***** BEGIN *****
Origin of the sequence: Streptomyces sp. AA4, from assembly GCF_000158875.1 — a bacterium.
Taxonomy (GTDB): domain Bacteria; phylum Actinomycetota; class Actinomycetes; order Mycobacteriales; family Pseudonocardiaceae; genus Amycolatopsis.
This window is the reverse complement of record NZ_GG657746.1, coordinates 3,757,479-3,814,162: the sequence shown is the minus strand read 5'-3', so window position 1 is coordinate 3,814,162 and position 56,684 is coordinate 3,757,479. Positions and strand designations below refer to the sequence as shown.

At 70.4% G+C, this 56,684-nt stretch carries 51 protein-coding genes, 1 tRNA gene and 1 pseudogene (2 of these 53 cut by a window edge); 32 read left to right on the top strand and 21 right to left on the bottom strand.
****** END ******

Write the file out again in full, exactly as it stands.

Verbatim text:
Origin of the sequence: Streptomyces sp. AA4, from assembly GCF_000158875.1 — a bacterium.
Taxonomy (GTDB): domain Bacteria; phylum Actinomycetota; class Actinomycetes; order Mycobacteriales; family Pseudonocardiaceae; genus Amycolatopsis.
This window is the reverse complement of record NZ_GG657746.1, coordinates 3,757,479-3,814,162: the sequence shown is the minus strand read 5'-3', so window position 1 is coordinate 3,814,162 and position 56,684 is coordinate 3,757,479. Positions and strand designations below refer to the sequence as shown.

At 70.4% G+C, this 56,684-nt stretch carries 51 protein-coding genes, 1 tRNA gene and 1 pseudogene (2 of these 53 cut by a window edge); 32 read left to right on the top strand and 21 right to left on the bottom strand.